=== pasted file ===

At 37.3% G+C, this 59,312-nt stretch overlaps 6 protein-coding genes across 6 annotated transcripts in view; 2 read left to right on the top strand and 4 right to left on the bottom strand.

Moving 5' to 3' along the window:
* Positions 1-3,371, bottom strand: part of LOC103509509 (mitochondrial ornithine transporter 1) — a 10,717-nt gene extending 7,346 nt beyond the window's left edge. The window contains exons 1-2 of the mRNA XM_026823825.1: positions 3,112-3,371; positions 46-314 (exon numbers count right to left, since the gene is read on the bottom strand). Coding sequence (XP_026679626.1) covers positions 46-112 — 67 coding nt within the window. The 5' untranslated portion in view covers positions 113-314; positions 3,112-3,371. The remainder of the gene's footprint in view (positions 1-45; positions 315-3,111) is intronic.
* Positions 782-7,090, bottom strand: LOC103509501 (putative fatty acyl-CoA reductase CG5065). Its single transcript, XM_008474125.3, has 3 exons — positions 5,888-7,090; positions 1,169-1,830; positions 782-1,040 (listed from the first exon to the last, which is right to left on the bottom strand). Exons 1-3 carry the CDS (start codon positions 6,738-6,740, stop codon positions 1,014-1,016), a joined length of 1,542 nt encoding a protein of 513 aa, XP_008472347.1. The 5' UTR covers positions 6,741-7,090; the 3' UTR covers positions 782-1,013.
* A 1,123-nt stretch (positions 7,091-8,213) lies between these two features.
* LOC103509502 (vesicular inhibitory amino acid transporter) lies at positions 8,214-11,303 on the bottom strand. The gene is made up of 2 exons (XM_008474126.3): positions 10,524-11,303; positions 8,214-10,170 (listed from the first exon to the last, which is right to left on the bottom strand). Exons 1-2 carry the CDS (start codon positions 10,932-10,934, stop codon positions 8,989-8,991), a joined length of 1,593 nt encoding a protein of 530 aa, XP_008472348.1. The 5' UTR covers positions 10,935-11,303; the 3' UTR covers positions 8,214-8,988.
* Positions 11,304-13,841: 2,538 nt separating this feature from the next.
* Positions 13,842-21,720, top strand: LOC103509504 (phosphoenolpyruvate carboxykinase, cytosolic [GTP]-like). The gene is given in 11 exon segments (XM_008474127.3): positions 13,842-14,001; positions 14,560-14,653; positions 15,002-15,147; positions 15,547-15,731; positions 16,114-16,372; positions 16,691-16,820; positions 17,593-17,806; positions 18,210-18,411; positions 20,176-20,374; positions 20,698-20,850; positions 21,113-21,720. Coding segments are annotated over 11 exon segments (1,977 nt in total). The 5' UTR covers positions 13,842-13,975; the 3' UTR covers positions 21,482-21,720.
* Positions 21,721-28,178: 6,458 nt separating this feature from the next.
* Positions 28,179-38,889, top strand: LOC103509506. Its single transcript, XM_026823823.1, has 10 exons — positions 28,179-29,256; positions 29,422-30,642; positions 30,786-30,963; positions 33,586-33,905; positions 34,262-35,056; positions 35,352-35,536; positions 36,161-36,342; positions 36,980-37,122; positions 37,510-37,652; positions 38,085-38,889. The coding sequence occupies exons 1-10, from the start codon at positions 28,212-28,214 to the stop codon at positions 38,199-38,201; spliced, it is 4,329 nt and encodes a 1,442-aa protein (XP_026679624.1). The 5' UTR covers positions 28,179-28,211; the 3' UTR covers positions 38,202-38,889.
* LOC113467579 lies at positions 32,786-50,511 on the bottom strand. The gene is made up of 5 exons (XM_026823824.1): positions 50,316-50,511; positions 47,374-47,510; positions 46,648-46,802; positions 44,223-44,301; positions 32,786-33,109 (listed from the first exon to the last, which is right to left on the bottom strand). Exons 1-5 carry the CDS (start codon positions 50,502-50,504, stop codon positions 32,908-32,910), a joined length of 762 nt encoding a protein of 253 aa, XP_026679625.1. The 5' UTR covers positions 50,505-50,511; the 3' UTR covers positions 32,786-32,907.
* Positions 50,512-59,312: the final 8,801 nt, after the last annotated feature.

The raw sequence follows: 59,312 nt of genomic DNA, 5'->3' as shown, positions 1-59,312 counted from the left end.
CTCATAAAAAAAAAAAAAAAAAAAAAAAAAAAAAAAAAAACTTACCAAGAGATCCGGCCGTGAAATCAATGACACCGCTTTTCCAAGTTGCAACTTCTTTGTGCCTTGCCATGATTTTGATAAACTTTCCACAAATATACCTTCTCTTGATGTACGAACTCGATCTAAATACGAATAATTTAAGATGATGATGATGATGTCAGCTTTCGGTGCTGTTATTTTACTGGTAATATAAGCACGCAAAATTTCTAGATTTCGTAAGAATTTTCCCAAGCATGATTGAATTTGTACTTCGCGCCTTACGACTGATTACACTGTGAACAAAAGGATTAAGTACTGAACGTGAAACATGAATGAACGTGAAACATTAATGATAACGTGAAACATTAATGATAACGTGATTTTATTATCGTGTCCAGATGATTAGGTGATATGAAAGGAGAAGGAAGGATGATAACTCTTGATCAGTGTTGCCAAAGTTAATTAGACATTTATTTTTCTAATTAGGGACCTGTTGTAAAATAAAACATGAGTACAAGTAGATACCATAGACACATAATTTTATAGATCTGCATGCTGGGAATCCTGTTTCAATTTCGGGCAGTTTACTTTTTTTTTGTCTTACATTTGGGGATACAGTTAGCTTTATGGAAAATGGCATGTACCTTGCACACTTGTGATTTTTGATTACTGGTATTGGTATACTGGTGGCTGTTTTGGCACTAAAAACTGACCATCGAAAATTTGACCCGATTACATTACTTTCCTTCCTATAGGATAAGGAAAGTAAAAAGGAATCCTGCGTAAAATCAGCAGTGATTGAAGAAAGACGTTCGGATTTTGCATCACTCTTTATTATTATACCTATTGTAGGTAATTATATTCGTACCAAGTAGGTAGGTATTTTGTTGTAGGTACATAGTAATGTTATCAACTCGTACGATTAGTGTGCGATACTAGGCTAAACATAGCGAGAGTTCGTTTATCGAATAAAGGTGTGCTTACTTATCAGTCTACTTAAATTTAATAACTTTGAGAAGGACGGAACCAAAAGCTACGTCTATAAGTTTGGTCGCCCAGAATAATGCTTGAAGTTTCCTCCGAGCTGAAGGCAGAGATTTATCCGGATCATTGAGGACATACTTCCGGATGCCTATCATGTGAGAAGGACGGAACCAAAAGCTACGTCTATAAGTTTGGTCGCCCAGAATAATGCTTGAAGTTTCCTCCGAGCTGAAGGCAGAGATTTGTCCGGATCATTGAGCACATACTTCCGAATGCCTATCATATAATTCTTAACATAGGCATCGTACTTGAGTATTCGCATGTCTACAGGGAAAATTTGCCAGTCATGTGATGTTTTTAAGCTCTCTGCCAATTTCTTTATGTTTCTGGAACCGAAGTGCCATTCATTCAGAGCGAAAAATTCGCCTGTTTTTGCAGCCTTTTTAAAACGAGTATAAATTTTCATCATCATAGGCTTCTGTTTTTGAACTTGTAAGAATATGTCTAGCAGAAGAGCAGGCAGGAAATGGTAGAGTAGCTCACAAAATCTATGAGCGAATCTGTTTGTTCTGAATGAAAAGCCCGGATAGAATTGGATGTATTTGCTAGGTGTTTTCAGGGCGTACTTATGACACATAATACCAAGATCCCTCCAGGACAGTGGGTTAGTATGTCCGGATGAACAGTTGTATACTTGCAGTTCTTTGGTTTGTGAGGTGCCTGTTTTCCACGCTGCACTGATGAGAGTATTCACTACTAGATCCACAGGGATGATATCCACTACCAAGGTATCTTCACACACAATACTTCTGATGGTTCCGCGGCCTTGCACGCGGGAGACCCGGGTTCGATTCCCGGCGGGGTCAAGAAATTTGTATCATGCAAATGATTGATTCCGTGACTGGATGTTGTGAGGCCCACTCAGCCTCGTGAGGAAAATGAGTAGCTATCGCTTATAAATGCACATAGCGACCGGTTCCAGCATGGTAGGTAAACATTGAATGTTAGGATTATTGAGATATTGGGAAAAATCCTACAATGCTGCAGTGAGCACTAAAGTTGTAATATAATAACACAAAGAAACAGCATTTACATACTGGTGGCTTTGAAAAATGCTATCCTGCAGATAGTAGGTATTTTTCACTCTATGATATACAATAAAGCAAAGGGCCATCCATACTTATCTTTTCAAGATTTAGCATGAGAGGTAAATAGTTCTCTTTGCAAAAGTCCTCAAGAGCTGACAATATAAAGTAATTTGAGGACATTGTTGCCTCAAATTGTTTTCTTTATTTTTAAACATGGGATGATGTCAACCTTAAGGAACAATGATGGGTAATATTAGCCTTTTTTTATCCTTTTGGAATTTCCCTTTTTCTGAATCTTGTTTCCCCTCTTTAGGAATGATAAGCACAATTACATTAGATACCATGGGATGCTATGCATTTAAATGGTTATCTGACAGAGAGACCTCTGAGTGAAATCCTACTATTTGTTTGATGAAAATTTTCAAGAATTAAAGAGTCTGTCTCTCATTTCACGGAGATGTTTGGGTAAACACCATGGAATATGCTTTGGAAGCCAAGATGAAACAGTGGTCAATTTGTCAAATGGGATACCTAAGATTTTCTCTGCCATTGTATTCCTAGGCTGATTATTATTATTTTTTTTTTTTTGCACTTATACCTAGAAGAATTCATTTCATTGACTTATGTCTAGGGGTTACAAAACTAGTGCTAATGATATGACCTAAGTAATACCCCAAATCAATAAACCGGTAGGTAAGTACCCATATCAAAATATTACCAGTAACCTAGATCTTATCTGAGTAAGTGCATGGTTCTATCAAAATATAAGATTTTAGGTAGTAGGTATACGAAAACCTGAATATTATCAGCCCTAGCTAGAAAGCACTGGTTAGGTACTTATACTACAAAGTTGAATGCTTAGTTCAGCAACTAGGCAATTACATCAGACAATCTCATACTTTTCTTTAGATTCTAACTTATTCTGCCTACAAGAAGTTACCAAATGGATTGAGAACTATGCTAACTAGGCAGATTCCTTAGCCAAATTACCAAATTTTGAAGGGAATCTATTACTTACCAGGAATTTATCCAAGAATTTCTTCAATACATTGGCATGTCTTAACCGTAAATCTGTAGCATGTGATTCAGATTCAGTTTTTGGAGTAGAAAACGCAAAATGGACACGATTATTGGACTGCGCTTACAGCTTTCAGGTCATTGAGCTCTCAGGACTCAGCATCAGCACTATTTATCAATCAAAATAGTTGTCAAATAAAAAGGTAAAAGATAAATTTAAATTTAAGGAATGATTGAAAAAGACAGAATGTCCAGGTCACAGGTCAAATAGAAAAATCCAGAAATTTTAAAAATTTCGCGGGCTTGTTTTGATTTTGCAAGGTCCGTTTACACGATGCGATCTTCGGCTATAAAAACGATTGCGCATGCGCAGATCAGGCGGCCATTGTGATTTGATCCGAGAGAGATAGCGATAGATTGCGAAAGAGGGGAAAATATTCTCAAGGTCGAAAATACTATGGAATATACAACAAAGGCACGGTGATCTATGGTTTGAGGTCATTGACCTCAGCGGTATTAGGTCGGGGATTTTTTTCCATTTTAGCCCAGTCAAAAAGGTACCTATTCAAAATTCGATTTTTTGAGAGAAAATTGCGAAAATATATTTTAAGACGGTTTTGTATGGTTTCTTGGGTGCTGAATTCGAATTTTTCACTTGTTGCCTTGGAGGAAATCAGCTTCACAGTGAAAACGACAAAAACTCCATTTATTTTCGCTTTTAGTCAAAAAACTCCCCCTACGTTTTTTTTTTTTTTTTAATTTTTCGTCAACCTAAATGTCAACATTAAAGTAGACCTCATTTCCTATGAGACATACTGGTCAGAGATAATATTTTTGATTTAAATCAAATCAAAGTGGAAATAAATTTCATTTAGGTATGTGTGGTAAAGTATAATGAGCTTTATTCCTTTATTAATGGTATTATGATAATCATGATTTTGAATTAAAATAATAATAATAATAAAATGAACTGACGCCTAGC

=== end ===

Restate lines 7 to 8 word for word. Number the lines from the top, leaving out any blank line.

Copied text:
* Positions 11,304-13,841: 2,538 nt separating this feature from the next.
* Positions 13,842-21,720, top strand: LOC103509504 (phosphoenolpyruvate carboxykinase, cytosolic [GTP]-like). The gene is given in 11 exon segments (XM_008474127.3): positions 13,842-14,001; positions 14,560-14,653; positions 15,002-15,147; positions 15,547-15,731; positions 16,114-16,372; positions 16,691-16,820; positions 17,593-17,806; positions 18,210-18,411; positions 20,176-20,374; positions 20,698-20,850; positions 21,113-21,720. Coding segments are annotated over 11 exon segments (1,977 nt in total). The 5' UTR covers positions 13,842-13,975; the 3' UTR covers positions 21,482-21,720.